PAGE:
the story of Gertrud and Auguste Macé

The discussions about the links between early statistics and eugenism brought back to memory the tragic story of a German-Norman couple, friends of my grandparents, Gertrud(e) and Auguste Macé, whom I met in the mid 1980’s. Auguste Macé was a school friend of my grandmother, born near the harbour city of Granville, Manche and, like my grandparents,  a war orphan, son of a French conscript killed in combat during WW I. During WW II, when Nazi Germany promptly invaded France in the Spring of 1940, Auguste Macé was part of the millions of French conscripts captured by German troops and sent to a stalag, in North-Eastern Germany (Prussia), where he was made to work in farms missing their workforce conscripted to war. In one of these farms, he met Gertrud, daughter of the farm owners, they fell in love, and Gertrud eventually got pregnant. When her pregnancy was revealed, Auguste was sent to another POW camp. And, while Gertrud was able to give birth to a baby boy, she was dreadfully punished by the Nazis for it: as she had broken their racial purity laws, she was sterilised and prevented from having further children, presumably staying in her parents’ farm. At the end of WW II, Auguste was freed by Soviet troops and went searching for Gertrud. It took him around six months of traveling in the chaotic post-war Germany, but he eventually found both her and their son! They then went back to Auguste’s farm, in Normandy, where they spent the rest of their life, with further hardships like the neighbourhood hostility to a Franco-German couple, lost their young adult son in circumstances I cannot remember, and tragically ending their life together in a car accident in 1988, on a trip to Germany… [When remembering this couple, I have been searching on-line for more information about them but apart from finding the military card of Auguste’s father and Auguste’s 1988 death record by INSEE, I could not spot any link in birth or wedding certificates or in the 98 lists of WW II French POWs. Where I could not find my great-uncle, either.]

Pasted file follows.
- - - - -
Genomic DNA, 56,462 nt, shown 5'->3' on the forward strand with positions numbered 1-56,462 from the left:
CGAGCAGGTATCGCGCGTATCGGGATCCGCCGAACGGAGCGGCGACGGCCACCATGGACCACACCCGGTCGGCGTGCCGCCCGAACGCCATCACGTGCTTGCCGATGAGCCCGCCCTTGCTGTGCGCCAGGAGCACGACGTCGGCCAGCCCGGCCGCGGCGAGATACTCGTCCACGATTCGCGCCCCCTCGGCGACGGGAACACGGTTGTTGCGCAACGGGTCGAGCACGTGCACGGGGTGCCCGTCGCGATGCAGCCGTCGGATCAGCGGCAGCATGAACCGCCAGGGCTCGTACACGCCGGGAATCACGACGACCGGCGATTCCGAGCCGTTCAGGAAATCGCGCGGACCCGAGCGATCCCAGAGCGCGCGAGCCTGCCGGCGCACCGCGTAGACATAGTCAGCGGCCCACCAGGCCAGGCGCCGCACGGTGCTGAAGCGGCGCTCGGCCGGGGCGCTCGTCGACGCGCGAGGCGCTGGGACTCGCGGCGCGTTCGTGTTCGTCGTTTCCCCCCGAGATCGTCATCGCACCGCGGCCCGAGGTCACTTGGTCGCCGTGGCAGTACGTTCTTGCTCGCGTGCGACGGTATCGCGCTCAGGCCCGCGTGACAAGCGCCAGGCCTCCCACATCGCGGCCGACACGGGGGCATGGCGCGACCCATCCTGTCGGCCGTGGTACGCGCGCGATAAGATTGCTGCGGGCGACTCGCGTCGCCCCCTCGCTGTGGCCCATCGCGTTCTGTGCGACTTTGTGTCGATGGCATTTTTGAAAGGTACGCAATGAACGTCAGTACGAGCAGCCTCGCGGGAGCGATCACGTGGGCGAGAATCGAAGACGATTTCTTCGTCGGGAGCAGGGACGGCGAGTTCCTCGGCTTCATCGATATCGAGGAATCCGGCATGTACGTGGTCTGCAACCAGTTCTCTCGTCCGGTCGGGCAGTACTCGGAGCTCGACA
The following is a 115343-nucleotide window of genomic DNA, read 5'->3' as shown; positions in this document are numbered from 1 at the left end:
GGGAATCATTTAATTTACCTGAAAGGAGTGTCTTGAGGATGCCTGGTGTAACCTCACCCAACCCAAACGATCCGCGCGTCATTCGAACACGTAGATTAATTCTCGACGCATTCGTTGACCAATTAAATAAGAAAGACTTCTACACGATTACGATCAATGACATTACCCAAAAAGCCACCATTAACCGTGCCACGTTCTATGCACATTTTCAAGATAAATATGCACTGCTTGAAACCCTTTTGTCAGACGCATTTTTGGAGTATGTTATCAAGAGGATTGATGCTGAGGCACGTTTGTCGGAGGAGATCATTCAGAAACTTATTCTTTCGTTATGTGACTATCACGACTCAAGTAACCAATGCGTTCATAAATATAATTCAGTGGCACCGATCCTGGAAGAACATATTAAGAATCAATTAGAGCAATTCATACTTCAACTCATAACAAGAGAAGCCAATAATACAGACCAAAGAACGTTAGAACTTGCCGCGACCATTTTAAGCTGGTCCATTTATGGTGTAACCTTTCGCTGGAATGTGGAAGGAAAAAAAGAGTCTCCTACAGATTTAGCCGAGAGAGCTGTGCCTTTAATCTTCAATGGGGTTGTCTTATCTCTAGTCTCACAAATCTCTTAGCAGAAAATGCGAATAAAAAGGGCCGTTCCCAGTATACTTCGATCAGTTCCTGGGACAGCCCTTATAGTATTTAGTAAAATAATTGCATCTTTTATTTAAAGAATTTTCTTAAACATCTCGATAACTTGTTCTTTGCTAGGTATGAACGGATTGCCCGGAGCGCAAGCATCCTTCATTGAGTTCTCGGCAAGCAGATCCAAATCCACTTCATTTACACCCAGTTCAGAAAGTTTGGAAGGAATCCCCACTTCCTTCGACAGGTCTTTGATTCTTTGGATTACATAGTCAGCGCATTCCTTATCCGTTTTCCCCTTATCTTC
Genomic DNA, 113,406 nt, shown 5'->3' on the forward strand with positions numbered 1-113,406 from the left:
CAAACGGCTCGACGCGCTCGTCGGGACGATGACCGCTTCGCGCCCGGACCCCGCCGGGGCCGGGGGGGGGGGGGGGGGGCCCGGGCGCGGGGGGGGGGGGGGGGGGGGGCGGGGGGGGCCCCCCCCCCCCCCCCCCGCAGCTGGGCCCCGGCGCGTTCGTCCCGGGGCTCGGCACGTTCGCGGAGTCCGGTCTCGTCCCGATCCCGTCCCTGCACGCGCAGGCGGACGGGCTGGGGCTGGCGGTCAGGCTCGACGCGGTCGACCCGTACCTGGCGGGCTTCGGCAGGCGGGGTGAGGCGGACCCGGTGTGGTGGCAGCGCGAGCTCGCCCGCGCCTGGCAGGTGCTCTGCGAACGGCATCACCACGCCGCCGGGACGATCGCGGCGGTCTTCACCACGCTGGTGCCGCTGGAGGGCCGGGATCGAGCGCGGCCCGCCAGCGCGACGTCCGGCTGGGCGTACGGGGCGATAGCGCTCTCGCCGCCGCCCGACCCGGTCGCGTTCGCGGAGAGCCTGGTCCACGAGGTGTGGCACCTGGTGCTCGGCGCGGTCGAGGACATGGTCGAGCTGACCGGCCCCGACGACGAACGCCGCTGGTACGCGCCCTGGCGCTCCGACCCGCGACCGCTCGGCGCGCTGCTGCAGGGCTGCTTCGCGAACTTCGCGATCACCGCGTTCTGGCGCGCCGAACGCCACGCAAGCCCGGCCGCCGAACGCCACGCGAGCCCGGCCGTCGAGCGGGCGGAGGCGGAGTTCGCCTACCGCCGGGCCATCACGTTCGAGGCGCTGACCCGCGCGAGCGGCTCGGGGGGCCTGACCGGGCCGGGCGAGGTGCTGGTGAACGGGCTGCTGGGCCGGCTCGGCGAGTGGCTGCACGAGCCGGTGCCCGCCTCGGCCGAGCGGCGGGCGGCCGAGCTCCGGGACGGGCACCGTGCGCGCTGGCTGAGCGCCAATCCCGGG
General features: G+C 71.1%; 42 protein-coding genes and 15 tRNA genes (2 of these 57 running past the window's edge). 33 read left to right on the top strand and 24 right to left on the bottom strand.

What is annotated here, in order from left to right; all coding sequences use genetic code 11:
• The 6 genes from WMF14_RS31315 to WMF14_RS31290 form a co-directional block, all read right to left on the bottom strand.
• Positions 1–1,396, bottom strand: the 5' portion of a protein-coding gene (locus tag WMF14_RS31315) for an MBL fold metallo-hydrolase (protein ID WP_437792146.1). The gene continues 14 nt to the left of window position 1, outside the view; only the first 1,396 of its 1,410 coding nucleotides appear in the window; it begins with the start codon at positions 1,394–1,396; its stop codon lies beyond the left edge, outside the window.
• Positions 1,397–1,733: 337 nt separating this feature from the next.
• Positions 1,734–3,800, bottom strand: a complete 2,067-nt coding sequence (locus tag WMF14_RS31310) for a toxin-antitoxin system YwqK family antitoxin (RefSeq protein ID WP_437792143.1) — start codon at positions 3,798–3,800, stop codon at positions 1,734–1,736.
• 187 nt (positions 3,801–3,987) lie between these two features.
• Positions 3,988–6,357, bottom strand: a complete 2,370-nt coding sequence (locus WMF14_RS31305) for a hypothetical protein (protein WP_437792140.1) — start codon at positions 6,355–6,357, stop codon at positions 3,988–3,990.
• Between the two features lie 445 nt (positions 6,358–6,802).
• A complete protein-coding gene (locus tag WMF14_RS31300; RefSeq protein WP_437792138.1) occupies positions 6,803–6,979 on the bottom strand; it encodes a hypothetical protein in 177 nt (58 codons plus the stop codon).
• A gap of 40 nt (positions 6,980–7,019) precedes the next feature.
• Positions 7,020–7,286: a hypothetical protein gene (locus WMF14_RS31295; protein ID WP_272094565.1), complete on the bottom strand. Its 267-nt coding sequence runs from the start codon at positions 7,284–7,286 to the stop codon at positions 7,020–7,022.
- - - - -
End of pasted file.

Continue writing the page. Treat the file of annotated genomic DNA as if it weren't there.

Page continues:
5 Responses to “the story of Gertrud and Auguste Macé”

  1. Having searched a bit further in the past weeks, I managed to recover that Gertrude Macé, née Gauer, was born in 1923 in Widdern, Baden-Württembergs, and that their son, Charles, was born there in 1943 and died from leukemia in 1943 in Hocquigny, Normandy. Charles was also the name of Gertrude’s father.

  2. In 1934, at University College, London, K.Pearson gave a famous speech praising “Reichskanzler Hitler and his proposals to
    regenerate the German people”. K.Pearson applauded the “enthusiasm” of the Nazi eugenic program, that was about to be substantially improved, for “the Germans are only just starting the study of mathematical statistics in the modern sense!”
    K.Pearson was pointing at somewhere… I just don’t know exactly where. It could be just K.Pearson wishful thinking, but I have the feeling it was more than that. However, I have no access to K.Pearson correspondence, nor to the documentation of Aktion T4 and its forerunners.
    Instead of removing a beautiful window from Caius College alluding to Fisher’s work on eugenics, and similar public references to K.Pearson, I believe we should try to fully understand the implications and repercussions (intended or not) of their work in the field of eugenics. Forgetting is way too easy…

    • Thank you for pointing out this (in)famous speech. The book of Kevles (1995) has a few entries on US-based support for the Nazi racials laws although none from statisticians. Maybe MacKenzie (1977) The development of statistical theory in Britain has more about this.

  3. Thanks for telling us this tragic story; those stories must be remembered, they cannot be forgotten. On a distinct scale of generality and abstraction, I am interested in understanding the “story” of the “statistical foundations” of eugenics that, in turn, “justified” eugenic programs in continental Europe. For starters, I am interested in documenting the influence of K.Pearson and R.Fisher ideas os statistics and eugenics on the scientists and physicians responsible for Aktion T4. Is anyone familiar with the pertinent historical documents?

    • I am definitely not knowledgeable in such potential connections. All I can mention is that R.A. Fisher knew Otmar Freiherr von Verschuer well-enough to write a recommendation for him after WW II and to arrange a visit to Britain. But I think an homonymous Fisher, Eugen Fisher (1874-1967), advisor to von Verschuer, was a direct and early initiator of the racial and genocidal policies of the Nazi regime.

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